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4 Nutritional Goals Postpartum

Updated: Feb 6, 2023

This article is tailored to the Postpartum Recovery Period but can also be applied to your health whatever stage your life is at. There are some general healthy eating habits and goals we all should be mindful of. In this article we will be focused on the following four.

4 Main Nutrition Goals

  1. Healing and recovery (postpartum or inflammation in general)

  2. Consuming adequate energy and nutrients

  3. Bowel health

  4. Staying well-hydrated

Healing and recovery

Our body's immune system responds to damage and harm with inflammation. This is needed in recovery but too much can impair healing. Foods that contain anti-inflammatory properties are listed below.

  • Healthy Fats (olive oil, flax oil, fatty fish, nuts, seeds, avocados)

  • Dark Green Vegetables (kale, broccoli, spinach)

  • Fruits (berries, grapes, apples)

Some to avoid because they cause more inflammation

  • Refined carbohydrates (white bread, pastries)

  • Deep fried food

  • Meat high in saturated fat or highly processed meat (sausages, salami, deli meat, burgers)

  • Drinks with added sugars (soda, sports drinks, some juices)

Consuming adequate energy and nutrients

Specifically speaking to the breast feeding population you need an additional 500 calories per day to help with breast milk production and getting enough nutrients for your own body because it is getting essentially drained by your baby. Not getting enough calories can also inhibit milk production.

Even if you're not breastfeeding and you find that you are snacking and not eating well balanced meals several times a day you may have some obstacles and solutions.

Some obstacles in feeling energized are…

  • Not getting enough sleep

  • Not having time to go grocery shopping

  • Feeling like there is no time to cook

  • Using food as comfort, emotional eating or stress eating

A couple solutions for not getting to the grocery store: use a food delivery service i.e. green chef, hello fresh, blue apron or others. Local grocery stores since the pandemic have been more flexible with ordering online and doing store pick up or delivery through apps like InstaCart.

No time to cook? Try a time when you have a day to plan with other people who can watch the kids or help in the kitchen. Batch cooking for the week can make it easier to be successful with having things premade, frozen, or cut up and ready to serve later on with help of the microwave or stove top.

Take vegetables, for instance, out of the plastic bags and pre-cut into ready to eat portions for assembly in a salad or snack with hummus or nut butter. Whatever helps in getting food in your mouth the quickest way will help that are healthy.

Bowel health

Bowel health can influence your mood and your overall health.

Signs your bowels are working optimally.

  • Having a normal sensation to empty the bowels.

  • Emptying the bowels between 3x per day and 3x a week without strain or pain.

  • Well-formed stools ideally tube like in shape and not cracked or pebbly. Pebbly means you're dehydrated.

  • Somewhat consistent in shape,size, odor, color and frequency.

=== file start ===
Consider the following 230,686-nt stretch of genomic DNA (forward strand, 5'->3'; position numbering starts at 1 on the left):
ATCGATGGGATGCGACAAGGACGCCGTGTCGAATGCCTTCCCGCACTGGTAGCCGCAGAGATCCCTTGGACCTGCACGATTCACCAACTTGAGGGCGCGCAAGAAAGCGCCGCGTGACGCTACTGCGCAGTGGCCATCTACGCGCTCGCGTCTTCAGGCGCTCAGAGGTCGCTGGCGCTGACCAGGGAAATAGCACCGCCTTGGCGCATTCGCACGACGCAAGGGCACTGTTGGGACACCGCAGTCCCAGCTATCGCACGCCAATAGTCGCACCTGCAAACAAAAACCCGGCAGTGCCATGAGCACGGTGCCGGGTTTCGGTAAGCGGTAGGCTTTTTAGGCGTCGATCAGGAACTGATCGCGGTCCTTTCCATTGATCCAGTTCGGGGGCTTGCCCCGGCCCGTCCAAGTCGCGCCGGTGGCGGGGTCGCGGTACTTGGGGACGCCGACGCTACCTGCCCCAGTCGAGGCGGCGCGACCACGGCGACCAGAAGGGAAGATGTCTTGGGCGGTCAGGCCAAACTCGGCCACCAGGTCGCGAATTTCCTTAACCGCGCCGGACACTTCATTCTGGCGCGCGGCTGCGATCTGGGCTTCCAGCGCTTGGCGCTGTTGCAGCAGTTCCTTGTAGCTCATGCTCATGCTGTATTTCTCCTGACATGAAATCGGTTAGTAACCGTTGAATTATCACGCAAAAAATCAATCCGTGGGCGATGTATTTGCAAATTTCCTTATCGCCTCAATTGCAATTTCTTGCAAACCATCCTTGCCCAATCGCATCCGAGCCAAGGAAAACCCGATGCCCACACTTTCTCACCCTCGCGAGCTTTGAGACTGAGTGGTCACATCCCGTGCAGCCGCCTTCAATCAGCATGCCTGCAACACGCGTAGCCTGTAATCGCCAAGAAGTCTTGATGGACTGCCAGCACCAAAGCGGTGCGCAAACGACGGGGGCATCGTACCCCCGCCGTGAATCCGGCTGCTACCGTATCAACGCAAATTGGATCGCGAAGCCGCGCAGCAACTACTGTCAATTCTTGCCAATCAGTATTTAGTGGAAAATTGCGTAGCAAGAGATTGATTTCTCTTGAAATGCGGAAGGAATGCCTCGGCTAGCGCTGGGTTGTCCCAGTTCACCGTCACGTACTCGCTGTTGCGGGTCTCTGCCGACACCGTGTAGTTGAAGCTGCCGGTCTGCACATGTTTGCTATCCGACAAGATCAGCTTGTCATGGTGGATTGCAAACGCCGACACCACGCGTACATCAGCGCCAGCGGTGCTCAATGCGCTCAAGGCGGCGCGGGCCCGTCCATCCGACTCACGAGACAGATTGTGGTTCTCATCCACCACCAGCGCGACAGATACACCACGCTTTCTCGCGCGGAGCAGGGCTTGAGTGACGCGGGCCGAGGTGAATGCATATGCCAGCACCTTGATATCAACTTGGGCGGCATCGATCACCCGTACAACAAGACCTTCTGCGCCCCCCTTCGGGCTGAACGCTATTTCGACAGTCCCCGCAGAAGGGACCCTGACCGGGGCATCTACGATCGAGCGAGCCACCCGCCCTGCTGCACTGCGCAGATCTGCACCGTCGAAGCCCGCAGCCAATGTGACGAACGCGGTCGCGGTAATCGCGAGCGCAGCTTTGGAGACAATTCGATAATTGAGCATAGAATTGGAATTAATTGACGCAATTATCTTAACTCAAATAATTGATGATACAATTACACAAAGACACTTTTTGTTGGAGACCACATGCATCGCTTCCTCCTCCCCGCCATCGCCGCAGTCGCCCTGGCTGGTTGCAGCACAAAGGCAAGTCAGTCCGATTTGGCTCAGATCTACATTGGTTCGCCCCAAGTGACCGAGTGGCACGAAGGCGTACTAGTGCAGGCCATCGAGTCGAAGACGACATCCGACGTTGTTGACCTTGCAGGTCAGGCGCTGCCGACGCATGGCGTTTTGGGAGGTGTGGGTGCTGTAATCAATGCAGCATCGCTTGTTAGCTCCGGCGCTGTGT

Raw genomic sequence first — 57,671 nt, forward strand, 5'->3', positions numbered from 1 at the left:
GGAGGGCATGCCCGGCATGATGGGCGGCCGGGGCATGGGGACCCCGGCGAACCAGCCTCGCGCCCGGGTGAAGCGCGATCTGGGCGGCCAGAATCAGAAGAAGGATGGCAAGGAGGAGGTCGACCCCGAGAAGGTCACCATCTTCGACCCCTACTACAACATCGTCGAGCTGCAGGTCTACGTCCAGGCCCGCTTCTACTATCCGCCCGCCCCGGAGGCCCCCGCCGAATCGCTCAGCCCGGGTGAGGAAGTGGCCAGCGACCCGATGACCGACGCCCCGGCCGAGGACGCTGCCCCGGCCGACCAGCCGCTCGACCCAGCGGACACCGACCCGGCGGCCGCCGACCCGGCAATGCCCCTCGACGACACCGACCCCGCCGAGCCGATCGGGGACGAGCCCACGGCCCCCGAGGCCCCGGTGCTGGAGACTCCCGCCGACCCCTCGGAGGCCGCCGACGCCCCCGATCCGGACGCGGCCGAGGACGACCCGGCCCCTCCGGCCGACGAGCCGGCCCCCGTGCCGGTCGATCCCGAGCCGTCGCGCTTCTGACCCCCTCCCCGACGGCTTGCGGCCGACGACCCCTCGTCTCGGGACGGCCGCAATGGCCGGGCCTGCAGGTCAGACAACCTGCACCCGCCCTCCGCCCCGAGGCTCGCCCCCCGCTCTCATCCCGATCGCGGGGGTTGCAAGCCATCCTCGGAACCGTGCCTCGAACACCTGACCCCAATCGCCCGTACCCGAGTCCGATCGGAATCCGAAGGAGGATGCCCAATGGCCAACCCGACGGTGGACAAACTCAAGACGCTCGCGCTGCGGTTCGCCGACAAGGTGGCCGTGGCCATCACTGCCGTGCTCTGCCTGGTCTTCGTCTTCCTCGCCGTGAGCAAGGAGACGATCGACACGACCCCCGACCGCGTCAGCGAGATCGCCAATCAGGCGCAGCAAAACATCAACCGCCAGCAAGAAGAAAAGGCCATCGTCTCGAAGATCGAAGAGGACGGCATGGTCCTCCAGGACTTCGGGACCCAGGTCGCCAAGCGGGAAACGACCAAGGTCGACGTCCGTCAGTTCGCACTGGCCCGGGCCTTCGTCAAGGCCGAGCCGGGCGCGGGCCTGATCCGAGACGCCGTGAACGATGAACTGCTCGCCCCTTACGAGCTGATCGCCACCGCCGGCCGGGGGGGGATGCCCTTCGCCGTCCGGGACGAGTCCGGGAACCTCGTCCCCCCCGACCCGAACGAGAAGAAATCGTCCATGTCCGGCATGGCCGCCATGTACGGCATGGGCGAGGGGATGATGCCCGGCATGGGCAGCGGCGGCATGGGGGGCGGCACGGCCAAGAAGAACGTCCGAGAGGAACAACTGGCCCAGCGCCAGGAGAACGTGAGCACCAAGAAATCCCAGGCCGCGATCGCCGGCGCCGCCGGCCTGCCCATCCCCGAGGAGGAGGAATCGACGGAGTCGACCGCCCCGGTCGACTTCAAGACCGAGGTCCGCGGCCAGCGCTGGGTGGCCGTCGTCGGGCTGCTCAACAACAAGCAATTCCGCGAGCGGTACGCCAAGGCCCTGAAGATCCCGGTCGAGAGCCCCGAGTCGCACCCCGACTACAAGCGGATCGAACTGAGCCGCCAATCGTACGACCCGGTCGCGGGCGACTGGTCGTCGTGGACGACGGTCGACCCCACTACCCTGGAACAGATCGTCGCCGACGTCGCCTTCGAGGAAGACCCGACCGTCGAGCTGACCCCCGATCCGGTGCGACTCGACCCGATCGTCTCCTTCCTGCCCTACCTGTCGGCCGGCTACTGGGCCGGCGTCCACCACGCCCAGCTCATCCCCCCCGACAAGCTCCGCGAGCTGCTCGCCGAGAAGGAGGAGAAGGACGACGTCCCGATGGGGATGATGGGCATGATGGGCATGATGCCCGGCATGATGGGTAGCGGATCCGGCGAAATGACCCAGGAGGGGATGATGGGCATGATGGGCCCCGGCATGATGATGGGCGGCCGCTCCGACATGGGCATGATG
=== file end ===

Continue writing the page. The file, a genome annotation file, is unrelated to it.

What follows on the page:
If you have bowel issues you want to get it handled especially as soon as possible to not cause more issues with the pelvic floor. Bearing down to go #2 can cause pelvic floor issues.

You want food high in fiber and to consume 30-35g of fiber/day to help with constipation.

Food high in Fiber

  • Root vegetables (carrots, sweet potatoes, beets)

  • Fruits (banana, apples, berries)

  • Cruciferous vegetables (broccoli, brussel sprouts, kale)

  • Legumes (lentils, kidney beans, chickpeas)

  • Avocados

  • Unprocessed grain( quinoa, oatmeal, bran)

  • Almonds

  • Seeds (chia, sunflowers)

  • Dark Chocolate (70-95%)

If high fiber foods make things worse, consult with your doctor or nutritionist. They may recommend probiotics, magnesium or gentle laxatives.

Being Well-Hydrated

How much water is enough? The easy way to tell is to look at the color of your pee. If it is dark in color you are dehydrated. The recommended amount for women is 91 fluid oz or 2.7 liters per day in total fluid intake which can come from a variety of foods also. Some foods high in water content are soup, watermelon, celery, cucumber, rice, and smoothies.

For new moms you will need an additional 23-27 fluid oz or 1.1 liters daily on top of the usual amount to stay hydrated. Staying hydrated helps with fatigue and milk production. Not being well hydrated can cause drowsiness, constipation, headaches among other things.

Signs you are dehydrated

  • Headaches

  • Dizziness

  • Dry skin and lips

  • Poor cognition

  • Moodiness

  • Constipation

  • Dark urine or infrequent urination

If you find it hard to stay hydrated here are some tips. Have a big water bottle on hand at all times. Have a cup placed on your bathroom sink to remind yourself to drink a full cup first thing in the morning or every time you go to the restroom. If you are breastfeeding, drink a glass each time you breastfeed.

If you hate the taste of plain water try adding a pinch of lemon, lime, orange or watermelon or getting a soda stream for carbonation or flavored no sugar carbonation beverages like La Croix or Perrier.

These four foundational health skills are a great base for overall long term health and happiness. Once you’ve established these goals first then you can dive more into your unique goals with a trainer, dietician or nutritionist. They can help you identify roadblocks and come up with a plan to be consistent.

If you are interested in working with a postpartum specialist please reach out to me at

I hope you enjoyed the article and found it helpful.

Best to you on your health journey,

Jessa Freeman

- Postnatal Recovery - personal trainer - pilates classes - prenatal classes

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